The goal of multi-atlas segmentation is to estimate the anatomical labels on each target image point by combining the labels from a set of registered atlas images via label fusion. Typically, label fusion can be formulated either as a reconstruction or as a classification problem. Reconstruction-based methods compute the target labels as a weighted average of the atlas labels. Such weights are derived from the representation of the target image patches as a linear combination of the atlas image patches. However, the related issue is that the optimal weights in the image domain are not necessarily corresponding to those in the label domain. Classification-based methods can avoid this issue by directly learning the relationship between image and label domains. However, the learned relationships, describing the common characteristics of all the training atlas patches, might not be representative for a particular target image patch, and thus undermine the labeling results. In order to overcome the limitations of both types of methods, we innovatively formulate the patch-based label fusion problem as a matrix completion problem. By doing so, we can jointly utilize (1) the relationships between atlas and target image patches (thus taking the advantage of the reconstruction-based methods), and (2) the relationships between image and label domains (taking the advantage of the classification-based methods). In this way, our generalized paradigm can improve the label fusion accuracy in segmenting the challenging structures, e.g., hippocampus, compared to the state-of-the-art methods.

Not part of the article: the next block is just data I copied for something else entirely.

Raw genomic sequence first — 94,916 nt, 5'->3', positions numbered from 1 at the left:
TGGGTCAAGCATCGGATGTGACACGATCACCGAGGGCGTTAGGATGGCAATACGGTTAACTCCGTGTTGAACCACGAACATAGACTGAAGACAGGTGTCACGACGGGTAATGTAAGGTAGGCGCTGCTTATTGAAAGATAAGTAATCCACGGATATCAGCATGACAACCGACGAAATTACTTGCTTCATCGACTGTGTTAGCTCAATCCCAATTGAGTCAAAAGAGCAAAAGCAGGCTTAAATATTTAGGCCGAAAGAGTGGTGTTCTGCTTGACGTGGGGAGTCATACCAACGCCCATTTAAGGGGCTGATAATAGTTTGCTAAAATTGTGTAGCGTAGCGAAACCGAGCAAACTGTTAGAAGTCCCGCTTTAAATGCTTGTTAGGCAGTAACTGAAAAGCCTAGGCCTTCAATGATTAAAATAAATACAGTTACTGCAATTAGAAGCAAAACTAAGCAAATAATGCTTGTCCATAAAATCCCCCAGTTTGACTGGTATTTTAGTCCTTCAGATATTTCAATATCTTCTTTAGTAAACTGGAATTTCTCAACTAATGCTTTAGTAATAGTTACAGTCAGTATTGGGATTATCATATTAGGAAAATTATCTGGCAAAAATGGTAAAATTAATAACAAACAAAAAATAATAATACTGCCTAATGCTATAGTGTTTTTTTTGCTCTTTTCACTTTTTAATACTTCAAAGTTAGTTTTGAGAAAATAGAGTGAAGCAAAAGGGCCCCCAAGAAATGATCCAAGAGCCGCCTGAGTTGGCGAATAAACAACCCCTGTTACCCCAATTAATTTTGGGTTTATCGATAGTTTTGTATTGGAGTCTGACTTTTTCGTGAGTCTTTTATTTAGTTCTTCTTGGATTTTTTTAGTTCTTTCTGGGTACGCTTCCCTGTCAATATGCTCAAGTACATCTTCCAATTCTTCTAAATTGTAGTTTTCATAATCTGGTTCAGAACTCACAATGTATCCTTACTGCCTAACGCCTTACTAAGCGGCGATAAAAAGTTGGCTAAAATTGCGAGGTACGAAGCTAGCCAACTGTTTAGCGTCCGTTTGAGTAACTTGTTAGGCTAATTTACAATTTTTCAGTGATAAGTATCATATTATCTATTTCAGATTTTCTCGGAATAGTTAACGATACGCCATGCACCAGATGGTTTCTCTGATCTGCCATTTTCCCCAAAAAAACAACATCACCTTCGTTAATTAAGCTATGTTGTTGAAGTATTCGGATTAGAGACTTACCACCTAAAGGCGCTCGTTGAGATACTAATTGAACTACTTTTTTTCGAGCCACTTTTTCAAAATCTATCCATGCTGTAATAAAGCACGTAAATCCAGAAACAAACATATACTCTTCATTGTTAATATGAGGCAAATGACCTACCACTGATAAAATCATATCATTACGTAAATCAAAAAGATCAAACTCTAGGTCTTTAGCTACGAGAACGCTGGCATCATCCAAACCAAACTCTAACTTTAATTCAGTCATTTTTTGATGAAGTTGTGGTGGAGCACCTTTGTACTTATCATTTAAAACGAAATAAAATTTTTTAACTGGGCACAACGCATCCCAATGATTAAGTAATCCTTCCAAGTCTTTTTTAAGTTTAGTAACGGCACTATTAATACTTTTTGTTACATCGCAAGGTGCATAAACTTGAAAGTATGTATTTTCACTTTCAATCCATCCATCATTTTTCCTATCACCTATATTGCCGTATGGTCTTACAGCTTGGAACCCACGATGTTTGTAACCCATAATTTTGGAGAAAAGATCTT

|Number of pages||8|
|Journal||Lecture Notes in Computer Science (including subseries Lecture Notes in Artificial Intelligence and Lecture Notes in Bioinformatics)|
|Publication status||Published - 2014 Jan 1|
ASJC Scopus subject areas
- Computer Science(all)
- Theoretical Computer Science